And so it was, I found myself preparing to make a Gâteau Vert. Apparently it was Claude Monet's favourite birthday cake, though that didn't make me any more enthused. My mum spoke to me on Wednesday, and summed up the general mood when she asked "you're not going to make that cake with the spinach are you?". I urgently acquired pistachio essence (huge kudos here to a website I have never used before called StefChef who shipped it quickly, were competitively priced and had lovely customer service, I recommend them completely for any sudden pistachio essence needs you may have). I armed myself with pistachios, edible flowers, a huge amount of spinach, a bottle of kirsch and a receipt for nearly £30 which The Husband has not been privy to.
Oh this cake, can you tell I wasn't a fan? Everything I owned was green, there was a persistent odour of pistachio and spinach, it took forever and the worst bit of all, I'm not really sure I even liked it. The Husband rejected it outright at the mere mention of spinach, my parents valiantly tried it and said what a lovely flavour it had, and T devoured it but he is not exactly a discerning audience when it comes to cake. I didn't mind it, the flavour was pleasant enough, and there wasn't actually any taste of spinach at all. While that felt like a success of sorts, it also begged the question of why I had bothered to use it at all. I know the point of it was to colour the whole cake naturally, but it did feel slightly excessive to wilt and blitz and puree and squeeze spinach, particularly as since Monet's time we have developed the technology to allow purchase of a wonderful range of purpose-made food colourings.
It wasn't overly difficult, it was just long-winded, and I found myself getting thoroughly disheartened when I kept realising I had to grind yet more pistachios, or start adding spinach water to yet another bowl. There was another episode, much like with the Wagon Wheels, of making syrup while whisking an egg and then rapidly adding one mixture to the other, but that was about as complicated as it got. The marzipan was the nicest part, and overall it looked quite appealing but I fear my genoise was where the fault lay. It seems that I have not learnt from the Mokatines of 2015, and although it appeared entirely successful from the outside, as I sliced through the genoise, much of the middle was quite dense, and again I could see the occasional pocket of flour. I think I remain too tentative when combining the mixture, and I guess the stodgy central layer of genoise is what dried out the gateau and made it less palatable than it might otherwise have been.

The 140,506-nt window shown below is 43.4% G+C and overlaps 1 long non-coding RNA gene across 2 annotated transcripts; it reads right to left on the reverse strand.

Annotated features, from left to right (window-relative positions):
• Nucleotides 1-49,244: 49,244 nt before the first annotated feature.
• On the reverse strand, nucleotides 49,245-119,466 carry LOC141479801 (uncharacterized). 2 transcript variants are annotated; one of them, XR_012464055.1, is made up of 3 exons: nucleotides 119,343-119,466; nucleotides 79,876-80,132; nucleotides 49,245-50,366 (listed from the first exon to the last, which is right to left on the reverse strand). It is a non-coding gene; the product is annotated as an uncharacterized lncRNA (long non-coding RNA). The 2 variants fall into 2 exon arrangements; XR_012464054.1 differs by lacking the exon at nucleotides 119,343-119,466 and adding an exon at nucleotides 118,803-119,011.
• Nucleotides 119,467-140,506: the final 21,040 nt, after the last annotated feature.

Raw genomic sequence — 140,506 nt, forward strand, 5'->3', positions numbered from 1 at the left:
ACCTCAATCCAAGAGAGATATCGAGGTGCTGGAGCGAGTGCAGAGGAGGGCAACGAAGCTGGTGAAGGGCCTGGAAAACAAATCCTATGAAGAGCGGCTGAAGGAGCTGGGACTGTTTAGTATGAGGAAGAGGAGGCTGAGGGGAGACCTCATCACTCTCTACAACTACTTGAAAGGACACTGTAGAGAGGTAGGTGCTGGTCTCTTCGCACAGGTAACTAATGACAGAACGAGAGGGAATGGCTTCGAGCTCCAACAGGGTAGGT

The overall effect is quite pleasing visually, assuming you like the colour green on a cake, and I have learnt that edible flowers can make most things look appealing. I also managed to disguise the fact that despite buying a ridiculous amount of pistachio nuts I still managed to miscalculate and somehow ended up with barely any at the end with which to decorate the edge. However, I think it says it all when I admit that, even in a house with a cake-loving toddler and a permanently hungry pregnant woman, after a few days languishing on the counter, some of the leftovers ended up in the bin. And in a move that would make Monet despair, T and I spent an happy afternoon last week making packet mix fairy cakes and sticking edible Peppa Pig decorations on the top, a process which was both more enjoyable and more successful (and didn't result in any leftovers!). If, after all of that you are still keen to try, the recipe is here, and meanwhile I will aim to be more positive for bread week!